It means that I can talk and work well with others when my anxiety and triggers don’t interfere.  But I hesitate to do this because the triggers and anxiety are so strong that my automatic defense mechanism kick in without any self awareness.  In counseling, I shared that maybe (and this is optimistic) 50% of the time I can feel the trigger before my defenses kick in.  And less often than that, I can stop the automatic defenses.

This whole verbal communication issue is going to be a life long coping challenge.  The amount of self care and coping strategies just to manage work meetings is enormous.  When I have work meetings combined with managing social situations (interacting with neighbors, friends, family, and store/restaurant employees), well something has to give.

My alters took over some of the socializing (for a few it was their first time in the outside world), but then got triggered and had panic attacks inside our mind.  On one hand this is good because it means we all are recovering and healing.  On the other hand, it leaves in new territory trying to figure out how to cope with alters wanting to participate in the outside world too.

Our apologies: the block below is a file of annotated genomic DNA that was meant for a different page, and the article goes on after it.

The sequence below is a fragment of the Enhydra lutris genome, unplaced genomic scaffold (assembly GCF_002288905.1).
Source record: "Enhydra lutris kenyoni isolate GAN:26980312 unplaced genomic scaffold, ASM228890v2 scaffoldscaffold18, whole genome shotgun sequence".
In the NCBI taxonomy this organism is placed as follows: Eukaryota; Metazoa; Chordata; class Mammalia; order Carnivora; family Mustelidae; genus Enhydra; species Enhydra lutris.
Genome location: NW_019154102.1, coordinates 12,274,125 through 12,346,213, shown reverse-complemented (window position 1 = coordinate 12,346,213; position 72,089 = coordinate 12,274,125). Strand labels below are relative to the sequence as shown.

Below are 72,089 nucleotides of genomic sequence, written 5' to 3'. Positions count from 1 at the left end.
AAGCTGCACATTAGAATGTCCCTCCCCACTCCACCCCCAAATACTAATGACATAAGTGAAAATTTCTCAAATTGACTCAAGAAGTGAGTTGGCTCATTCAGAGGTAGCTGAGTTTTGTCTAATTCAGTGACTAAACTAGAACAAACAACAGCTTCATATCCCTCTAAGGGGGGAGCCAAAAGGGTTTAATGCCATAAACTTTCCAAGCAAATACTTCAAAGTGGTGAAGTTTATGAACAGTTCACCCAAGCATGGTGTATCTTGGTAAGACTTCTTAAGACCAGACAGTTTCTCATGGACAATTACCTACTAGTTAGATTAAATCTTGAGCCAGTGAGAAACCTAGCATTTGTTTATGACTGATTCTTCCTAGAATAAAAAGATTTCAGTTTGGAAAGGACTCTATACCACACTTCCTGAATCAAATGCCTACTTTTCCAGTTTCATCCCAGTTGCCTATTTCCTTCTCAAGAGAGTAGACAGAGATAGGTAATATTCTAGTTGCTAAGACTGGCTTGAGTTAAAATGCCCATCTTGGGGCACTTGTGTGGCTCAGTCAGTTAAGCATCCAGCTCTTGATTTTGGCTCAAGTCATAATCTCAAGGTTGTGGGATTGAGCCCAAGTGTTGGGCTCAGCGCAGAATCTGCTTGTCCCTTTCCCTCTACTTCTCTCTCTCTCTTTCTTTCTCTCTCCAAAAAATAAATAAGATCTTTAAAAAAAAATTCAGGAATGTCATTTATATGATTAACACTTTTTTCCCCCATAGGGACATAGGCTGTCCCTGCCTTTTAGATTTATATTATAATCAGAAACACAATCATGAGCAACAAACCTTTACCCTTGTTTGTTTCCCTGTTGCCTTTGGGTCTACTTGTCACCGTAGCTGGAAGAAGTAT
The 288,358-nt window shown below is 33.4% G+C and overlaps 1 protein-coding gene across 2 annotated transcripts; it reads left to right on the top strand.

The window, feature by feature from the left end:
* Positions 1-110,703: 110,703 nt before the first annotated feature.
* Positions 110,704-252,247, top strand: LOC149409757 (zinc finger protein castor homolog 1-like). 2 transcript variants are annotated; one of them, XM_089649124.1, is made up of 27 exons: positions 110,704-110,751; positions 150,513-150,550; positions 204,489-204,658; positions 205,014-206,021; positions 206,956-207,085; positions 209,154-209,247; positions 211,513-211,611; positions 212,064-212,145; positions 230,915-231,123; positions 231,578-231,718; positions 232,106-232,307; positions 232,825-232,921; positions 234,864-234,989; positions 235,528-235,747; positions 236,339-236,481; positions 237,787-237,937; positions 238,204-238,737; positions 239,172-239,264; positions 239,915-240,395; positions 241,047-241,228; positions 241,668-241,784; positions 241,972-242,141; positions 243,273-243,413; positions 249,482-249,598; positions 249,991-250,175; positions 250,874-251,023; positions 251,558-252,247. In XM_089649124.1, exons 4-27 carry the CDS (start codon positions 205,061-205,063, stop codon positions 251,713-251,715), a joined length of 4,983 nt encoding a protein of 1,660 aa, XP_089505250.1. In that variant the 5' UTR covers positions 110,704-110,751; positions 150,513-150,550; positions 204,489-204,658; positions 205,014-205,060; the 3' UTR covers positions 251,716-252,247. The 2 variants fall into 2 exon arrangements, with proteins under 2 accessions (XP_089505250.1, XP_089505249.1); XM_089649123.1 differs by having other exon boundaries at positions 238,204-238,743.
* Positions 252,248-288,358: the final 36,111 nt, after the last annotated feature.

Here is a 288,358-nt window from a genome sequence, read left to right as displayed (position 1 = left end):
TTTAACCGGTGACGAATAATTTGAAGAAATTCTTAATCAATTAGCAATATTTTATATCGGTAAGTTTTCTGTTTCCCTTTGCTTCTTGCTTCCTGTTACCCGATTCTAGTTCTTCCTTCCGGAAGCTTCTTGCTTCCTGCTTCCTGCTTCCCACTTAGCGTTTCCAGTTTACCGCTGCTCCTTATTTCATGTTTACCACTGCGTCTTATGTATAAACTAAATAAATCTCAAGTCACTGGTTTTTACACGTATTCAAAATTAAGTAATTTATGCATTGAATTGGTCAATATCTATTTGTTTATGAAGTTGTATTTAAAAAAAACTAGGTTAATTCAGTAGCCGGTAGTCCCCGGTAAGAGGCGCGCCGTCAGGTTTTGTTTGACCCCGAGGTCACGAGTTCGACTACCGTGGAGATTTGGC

Lessons learned

That’s part of the reason why I’ve been quiet this week.  And why the shared info posts have been less descriptive than usual.  My brain is kind of mushy.  Everyone is tired and grumpy.  Lots of mistakes and lessons learned from internal and external experiences.  There are deadlines at work, and chores to do – chores no one enjoys – that require facing other triggers.  Bathrooms and basements are still scary.  Laundry is scary.  And at this point, none of us really want to be social.  With anyone.  But going out of the apartment to do laundry or take out trash, etc., means the potential to run into other people.